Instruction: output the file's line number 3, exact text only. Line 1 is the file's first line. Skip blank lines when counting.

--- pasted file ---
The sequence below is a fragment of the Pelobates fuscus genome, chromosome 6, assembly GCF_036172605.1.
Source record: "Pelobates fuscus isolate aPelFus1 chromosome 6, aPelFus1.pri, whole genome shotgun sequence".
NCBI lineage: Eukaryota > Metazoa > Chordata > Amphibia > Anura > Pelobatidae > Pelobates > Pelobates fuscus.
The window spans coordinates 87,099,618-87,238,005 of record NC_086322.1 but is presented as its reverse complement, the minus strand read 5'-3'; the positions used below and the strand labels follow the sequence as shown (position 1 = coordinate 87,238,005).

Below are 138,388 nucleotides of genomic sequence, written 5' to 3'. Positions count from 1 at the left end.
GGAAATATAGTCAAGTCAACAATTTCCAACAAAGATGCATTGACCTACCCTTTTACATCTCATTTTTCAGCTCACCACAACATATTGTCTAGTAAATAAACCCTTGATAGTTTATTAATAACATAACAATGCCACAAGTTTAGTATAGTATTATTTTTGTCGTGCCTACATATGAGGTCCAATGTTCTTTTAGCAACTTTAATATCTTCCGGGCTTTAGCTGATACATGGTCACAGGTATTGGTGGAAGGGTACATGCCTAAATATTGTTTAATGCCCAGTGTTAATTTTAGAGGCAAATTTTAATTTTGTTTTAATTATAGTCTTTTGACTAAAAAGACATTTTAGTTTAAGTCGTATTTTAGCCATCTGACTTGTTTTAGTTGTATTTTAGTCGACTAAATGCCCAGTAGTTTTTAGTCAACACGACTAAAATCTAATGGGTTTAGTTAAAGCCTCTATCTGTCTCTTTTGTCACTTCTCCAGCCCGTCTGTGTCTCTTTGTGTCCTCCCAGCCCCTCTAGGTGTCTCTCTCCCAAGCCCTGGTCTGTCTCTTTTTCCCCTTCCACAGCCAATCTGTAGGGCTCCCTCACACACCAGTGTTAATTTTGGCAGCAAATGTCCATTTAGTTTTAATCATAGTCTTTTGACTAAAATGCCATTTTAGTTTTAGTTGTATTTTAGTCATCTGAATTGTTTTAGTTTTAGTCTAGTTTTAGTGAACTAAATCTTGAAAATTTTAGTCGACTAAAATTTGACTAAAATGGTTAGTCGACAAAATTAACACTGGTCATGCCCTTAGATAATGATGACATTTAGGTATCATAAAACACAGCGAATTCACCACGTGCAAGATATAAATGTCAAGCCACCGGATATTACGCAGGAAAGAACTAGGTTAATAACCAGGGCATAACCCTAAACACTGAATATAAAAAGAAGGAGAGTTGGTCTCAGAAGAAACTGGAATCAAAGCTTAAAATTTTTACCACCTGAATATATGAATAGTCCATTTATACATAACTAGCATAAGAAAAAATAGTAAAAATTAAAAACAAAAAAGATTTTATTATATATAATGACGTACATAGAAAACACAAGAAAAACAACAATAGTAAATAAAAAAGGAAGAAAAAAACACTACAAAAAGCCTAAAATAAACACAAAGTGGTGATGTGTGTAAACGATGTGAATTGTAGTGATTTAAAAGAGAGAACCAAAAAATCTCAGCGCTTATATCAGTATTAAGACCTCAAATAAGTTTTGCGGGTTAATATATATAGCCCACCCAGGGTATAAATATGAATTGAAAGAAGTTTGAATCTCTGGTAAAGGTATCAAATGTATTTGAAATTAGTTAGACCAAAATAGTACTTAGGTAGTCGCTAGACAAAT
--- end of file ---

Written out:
NCBI lineage: Eukaryota > Metazoa > Chordata > Amphibia > Anura > Pelobatidae > Pelobates > Pelobates fuscus.